NHI: Tshwane leads country in new community health teams

NHI: Tshwane leads country in new community health teamsChronic medicine parcels will be collected at the clinic, scanned to the electronic device, delivered to the patient, and scanned once again to confirm delivery. Photo: Health-e/ Itumeleng Tau

With almost 100 community health teams scouring the district’s streets, Tshwane and North West’s Dr Kenneth Kaunda districts are leading South Africa in pioneering community health as part National Health Insurance (NHI).

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Mpho Modzai (left) used to walk Mamelodi's Nyaope Road looking for a hit, now he walks it as a community health worker trying to bring health out of clinics and into communities.
Mpho Modzai (left) used to walk Mamelodi’s Nyaope Road looking for a hit, now he walks it as a community health worker trying to bring health out of clinics and into communities.

Tshwane District community health workers Mpho Modzai and Phillipine Thulare spend their days crisscrossing Mamelodi east of Pretoria. The pair is supposed to screen families and communities for conditions like high blood pressure and tuberculosis, while also encouraging pregnant women to go for check-ups early to ensure their babies are born healthy.

Traversing Tshwane brings the pair into people’s home and into some of Mamelodi’s more infamous areas – like the township’s infamous drug-laden Nyaope Road named for the habit of many of those who line street.

A former nyaope addict himself, Modzai knew the road well until he decided to get clean and make a positive difference in Mamelodi as a community health care worker.

Modzai and Thulare join about 750 Tshwane community health care workers who are now working as part of community health teams, or ward-based outreach teams, in the NHI pilot district. Comprised of community health workers and headed by nurses, these ward-based teams conduct door-to-door health screenings and education with a particularly focus on the health of pregnant women and children under the age of five.

Gauteng, North West NHI pilot districts outpacing others in introducing new teams

In the North West, Community Healthcare Worker Fikile Mokabane tests a pensioner's blood sugar in the NHI pilot site.
In the North West, Community Healthcare Worker Fikile Mokabane tests a pensioner’s blood sugar in the NHI pilot site.

Tshwane began piloting these teams ahead of the NHI pilot. In 2011, the district had just seven teams covering nine wards. Today, Tshwane joins the North West’s Dr Kenneth Kaunda NHI pilot district with more than 70 such community-based teams.

South Africa’s introduction of ward-based outreach teams has also garnered international attention with a recent visit by a team from Tanzania’s Ministry of Health and Social Welfare to look at the model not only in Tshwane and the North West but also Mpumalanga.

The districts have far outstripped other provinces like Mpumalanga and the Eastern Cape in developing these teams. In Mpumalanga, 52 ward-based outreach teams – or about a third of those needed – have been kitted out with uniforms, name tags and vehicles to reach about 28,000 households, according to a August 2014 provincial department of health presentation.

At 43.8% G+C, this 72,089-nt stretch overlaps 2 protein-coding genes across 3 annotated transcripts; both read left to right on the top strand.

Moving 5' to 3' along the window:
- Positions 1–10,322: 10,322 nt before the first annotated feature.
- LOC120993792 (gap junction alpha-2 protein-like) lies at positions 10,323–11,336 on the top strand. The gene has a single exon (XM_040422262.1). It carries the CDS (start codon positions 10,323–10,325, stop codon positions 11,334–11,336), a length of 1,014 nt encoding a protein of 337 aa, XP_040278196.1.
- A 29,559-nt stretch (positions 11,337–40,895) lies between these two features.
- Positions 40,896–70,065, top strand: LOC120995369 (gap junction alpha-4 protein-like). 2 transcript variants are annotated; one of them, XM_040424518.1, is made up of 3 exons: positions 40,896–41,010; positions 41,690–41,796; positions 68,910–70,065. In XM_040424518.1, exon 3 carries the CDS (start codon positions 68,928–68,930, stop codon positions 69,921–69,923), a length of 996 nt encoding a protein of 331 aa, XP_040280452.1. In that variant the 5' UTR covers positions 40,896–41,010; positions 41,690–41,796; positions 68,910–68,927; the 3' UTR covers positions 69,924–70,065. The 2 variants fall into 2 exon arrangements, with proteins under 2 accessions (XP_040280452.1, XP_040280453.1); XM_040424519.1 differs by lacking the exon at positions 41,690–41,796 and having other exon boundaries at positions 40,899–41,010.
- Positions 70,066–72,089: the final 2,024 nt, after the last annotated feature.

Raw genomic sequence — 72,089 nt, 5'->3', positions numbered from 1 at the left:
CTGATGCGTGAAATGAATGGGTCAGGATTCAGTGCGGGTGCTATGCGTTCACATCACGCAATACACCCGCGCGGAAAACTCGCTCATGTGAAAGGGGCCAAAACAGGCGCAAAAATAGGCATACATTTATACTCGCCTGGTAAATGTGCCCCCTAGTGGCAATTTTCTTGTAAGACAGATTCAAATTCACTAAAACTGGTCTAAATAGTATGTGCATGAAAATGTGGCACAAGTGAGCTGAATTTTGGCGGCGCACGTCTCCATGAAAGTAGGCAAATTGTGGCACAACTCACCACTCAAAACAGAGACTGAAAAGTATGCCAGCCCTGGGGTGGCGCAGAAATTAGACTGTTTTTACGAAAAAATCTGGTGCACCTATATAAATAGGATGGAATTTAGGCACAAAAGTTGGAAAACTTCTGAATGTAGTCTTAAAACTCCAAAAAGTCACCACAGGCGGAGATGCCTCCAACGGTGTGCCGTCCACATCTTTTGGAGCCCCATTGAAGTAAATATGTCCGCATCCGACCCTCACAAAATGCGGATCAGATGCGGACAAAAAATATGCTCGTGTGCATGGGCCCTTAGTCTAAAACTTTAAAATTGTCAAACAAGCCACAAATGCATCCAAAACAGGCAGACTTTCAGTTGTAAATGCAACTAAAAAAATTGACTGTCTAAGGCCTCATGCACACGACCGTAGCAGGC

In contrast, the Eastern Cape’s NHI pilot district had no such teams as of just months earlier.

The North West recently delivered 364 bicycles to its ward-based outreach teams. In Tshwane however, community workers are left to cover distances on foot and without uniforms – a fact they say puts them in danger.

“Not having name badges or some sort of uniform makes it difficult for us to access communities, as people don’t believe we from the department of health and often chase us away,” says Modzi, who alongside other members paid out of pocket for uniforms.

Teams say equipment shortages leads to inefficiencies

Tshwane community health care workers also report often lacking the basic equipment to screen patients for common ailments as well as gloves.[quote float= right]“Although we visit households and assist with some health care needs, we are unable to screen for chronic diseases…”

“Although we visit households and assist with some health care needs, we are unable to screen for chronic diseases like diabetes and highblood pressure,” Modzai tells Health-e News.

For Thulare, this means referring patients to the clinic to start the process of screening again that could have been done by the community health worker. She says this does nothing to shorten clinic queues or decrease clinic workloads. North West ward-based outreach teams have reported similar challenges when screening equipment remains in the hands of team leaders.

Gauteng Department of Health Spokesperson Steve Mabona blamed the shortage of screening equipment on the National Department of Health, which provided them with only 80 health screening kits initially. He added that the district will be procuring about 800 additional kits soon.

He added that provinicial department of health was looking at ways to improve community health worker recruitment to reduce the distances ward-based teams had to travel.

An edited version of this story first appeared in the Pretoria News